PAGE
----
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Onions, Leeks, and Garlic

Cyrus Highsmith • design

Allium, a new sans serif from Occupant Fonts, marks a change of pace.

Maybe I’m getting soft as I grow older, but lately, I’m less inclined to draw the sort of brash mechanical forms I used to favor.

Earlier in my career, I was interested in drawing typefaces that spoke in a loud voice and could get big things done. Series like Dispatch and Stainless were made for heavy lifting. Scout and Antenna have a similar industrial flavor.

By contrast, my latest series is a new humanist sans serif. It’s a calm—maybe even quiet—design, drawn for headlines and deck sizes. I call it Allium, after a genus of flowering plants that includes onions, leeks, and garlic.

Harmony and balance sound like high-minded goals for a type designer. They can be achieved in many different ways and I don’t claim to have them figured out. However, these were the themes I was exploring in Allium.


An o is made of two shapes—a black circle and a white circle. In Allium, the only other significant difference between those shapes is size; the white shape is smaller. Otherwise, the black and white shapes are as similar as possible.

Harmony can refer to the pleasant effect resulting from a combination of different elements. Harmony can also refer to an agreement or unity between similar elements. In a typeface, either kind of harmony comes from the relationship between the black and white shapes.

While drawing Allium, I was thinking about the second kind of harmony, in terms of accord. I drew the interior white shapes to be as similar as possible to the exterior black ones. My goal was to make their relationship calm and quiet. No tension between the inside and outside.

Harmonizing the black and white shapes in this way can produce a very comfortable and satisfying effect. In my head, I hear a nice hum when I look at the Medium especially. It’s got that warm sound.


Small adjustments to the shapes of the o give it a natural sense of direction. When Allium’s o is flipped so its shapes fight against the flow of the other letters, the adjustments become noticeable.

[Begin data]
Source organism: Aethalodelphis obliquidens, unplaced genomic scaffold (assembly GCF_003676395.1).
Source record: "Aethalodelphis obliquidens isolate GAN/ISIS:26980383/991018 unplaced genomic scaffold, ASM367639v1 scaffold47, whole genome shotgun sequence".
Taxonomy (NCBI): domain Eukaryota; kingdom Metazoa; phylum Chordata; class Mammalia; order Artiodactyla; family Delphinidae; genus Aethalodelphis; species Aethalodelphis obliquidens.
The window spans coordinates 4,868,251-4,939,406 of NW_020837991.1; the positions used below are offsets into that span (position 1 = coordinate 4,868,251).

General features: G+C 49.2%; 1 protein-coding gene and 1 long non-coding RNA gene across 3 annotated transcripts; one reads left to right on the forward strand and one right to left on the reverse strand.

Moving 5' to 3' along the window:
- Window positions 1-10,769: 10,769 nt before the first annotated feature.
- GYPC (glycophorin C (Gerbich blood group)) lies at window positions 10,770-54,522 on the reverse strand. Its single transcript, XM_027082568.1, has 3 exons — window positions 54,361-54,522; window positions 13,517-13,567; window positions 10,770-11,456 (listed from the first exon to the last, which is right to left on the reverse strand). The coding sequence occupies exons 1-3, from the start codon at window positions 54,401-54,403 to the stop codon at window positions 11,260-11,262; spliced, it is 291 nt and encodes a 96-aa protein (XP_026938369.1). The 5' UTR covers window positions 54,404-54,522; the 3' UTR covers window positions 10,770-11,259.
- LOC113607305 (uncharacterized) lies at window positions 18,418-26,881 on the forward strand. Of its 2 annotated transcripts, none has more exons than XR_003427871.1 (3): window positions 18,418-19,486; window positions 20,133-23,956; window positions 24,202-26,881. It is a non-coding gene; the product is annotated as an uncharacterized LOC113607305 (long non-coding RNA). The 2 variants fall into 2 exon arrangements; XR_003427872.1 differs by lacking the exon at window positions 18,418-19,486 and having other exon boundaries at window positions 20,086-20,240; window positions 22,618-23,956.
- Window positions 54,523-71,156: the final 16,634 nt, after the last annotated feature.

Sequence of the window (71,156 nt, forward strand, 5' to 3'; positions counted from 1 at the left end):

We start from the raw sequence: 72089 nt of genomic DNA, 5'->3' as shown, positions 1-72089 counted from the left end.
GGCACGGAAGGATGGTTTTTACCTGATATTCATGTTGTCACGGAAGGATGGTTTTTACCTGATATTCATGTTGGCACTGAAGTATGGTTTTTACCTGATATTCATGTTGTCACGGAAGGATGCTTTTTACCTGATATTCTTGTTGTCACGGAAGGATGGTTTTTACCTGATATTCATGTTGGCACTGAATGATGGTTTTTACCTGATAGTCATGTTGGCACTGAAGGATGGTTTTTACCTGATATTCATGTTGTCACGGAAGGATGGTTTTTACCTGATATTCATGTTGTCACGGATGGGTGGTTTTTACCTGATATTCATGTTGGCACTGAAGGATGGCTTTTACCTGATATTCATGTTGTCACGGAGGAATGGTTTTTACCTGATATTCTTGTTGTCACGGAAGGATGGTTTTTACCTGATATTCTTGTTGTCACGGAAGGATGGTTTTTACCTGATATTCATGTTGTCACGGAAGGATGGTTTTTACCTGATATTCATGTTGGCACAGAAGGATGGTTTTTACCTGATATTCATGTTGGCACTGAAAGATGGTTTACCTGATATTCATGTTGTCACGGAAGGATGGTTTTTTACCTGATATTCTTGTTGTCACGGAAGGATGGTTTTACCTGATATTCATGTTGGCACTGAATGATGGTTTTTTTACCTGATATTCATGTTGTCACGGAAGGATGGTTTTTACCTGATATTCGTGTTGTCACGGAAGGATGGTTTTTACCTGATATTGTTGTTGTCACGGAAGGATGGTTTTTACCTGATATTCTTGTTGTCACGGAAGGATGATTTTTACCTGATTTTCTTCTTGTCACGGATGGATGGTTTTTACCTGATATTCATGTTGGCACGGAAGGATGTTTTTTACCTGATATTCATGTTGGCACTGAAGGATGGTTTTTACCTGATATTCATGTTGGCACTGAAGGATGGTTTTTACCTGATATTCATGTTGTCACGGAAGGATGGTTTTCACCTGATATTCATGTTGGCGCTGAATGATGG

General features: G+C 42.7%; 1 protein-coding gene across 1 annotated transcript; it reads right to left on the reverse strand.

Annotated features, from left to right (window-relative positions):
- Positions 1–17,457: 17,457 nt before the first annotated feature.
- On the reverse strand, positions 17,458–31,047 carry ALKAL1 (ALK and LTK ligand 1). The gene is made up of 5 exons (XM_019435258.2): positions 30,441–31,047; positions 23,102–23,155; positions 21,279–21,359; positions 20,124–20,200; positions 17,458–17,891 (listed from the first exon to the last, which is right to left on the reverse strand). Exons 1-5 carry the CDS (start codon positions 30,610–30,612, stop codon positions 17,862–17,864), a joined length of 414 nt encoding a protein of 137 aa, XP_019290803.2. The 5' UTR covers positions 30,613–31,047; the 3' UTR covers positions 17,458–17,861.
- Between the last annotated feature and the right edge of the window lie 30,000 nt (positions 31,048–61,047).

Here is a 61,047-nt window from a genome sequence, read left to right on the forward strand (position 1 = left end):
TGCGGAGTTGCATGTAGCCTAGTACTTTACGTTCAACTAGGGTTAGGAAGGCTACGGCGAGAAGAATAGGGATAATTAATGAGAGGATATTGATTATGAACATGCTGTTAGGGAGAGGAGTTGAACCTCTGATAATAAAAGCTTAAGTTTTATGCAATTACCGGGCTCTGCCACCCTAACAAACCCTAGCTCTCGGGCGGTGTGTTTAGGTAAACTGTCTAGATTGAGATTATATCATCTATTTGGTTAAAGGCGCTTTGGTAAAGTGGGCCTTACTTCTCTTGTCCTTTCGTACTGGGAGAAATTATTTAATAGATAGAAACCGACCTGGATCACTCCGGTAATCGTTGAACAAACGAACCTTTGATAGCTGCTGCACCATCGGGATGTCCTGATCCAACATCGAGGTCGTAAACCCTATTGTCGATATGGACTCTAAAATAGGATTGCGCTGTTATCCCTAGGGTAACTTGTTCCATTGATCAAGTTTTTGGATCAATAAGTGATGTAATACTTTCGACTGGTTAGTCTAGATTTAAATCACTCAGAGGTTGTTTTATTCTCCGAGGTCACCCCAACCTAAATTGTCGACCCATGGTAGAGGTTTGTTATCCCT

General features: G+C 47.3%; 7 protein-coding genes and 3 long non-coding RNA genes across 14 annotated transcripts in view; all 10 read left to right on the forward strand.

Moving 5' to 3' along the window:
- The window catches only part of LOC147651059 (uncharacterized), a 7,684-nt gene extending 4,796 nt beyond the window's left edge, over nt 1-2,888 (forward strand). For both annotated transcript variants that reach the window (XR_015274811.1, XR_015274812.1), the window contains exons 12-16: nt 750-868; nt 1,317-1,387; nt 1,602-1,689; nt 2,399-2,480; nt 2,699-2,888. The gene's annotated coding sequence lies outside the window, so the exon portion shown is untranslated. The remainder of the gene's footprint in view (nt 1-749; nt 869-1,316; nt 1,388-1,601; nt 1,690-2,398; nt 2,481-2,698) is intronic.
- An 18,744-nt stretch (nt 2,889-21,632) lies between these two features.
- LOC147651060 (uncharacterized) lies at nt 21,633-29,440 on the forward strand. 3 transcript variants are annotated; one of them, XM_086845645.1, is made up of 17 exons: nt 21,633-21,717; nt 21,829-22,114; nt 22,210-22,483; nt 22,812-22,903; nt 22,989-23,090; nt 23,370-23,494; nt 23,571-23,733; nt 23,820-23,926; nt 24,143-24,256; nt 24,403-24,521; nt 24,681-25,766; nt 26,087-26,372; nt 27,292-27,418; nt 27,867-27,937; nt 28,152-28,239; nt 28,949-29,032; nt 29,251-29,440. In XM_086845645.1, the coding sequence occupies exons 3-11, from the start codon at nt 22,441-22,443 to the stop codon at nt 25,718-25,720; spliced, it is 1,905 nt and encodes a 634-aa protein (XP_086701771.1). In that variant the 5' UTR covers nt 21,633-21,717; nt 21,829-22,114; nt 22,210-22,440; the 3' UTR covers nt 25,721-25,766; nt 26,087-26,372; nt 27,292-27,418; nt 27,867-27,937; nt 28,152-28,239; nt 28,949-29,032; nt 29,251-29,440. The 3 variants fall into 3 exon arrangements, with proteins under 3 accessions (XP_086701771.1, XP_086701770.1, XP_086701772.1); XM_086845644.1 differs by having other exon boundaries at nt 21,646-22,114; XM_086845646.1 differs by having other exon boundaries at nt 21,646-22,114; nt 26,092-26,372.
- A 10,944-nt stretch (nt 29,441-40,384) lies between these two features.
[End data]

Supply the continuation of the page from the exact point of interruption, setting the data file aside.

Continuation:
A symmetrical o, in perfect balance with itself, looks a bit stiff in comparison with Allium’s o. Though subtle, these sorts of decisions have a cumulative effect.

Like harmony, balance also comes from paying close attention to the white shapes. Their proportions influence how we perceive a letter’s stability and sense of “correctness.” However, a stable letter doesn’t need to be a stiff letter.

It’s subtle, but I weighted the inside and outside shapes somewhat differently to create a slight sense of motion. The letters in Allium have forward momentum. They are drawn to keep your eye moving. Painters think about eye movement when they compose. The letter drawer can, too. Motion can create a kind of balance, like what happens when riding a bicycle.

I confess I might be the only one who cares about or sees this effect when looking at letters in isolation. But in a word or line of text, I think all these kinds of adjustments add up. In addition to balanced letters, my intent is for Allium to have a kind of natural flow in its movement across the page.

Allium is ready for the world

Allium’s character set is pan-European with support for western, eastern, and central European languages.
It also contains Greek.
Last but not least: Cyrillic glyphs for Russian, Ukrainian, and other languages.

Since the initial release of Allium, we have added additional versions optimized for smaller text sizes and screen use. Marie Otsuka also drew a rounded version. Try them if you need a clear, calm tone of voice but don’t want to put your readers to sleep.

Like all Occupant Fonts releases, Allium is available for print, web, applications, and ePub licensing on Type Network. Webfonts may be tested free for thirty days.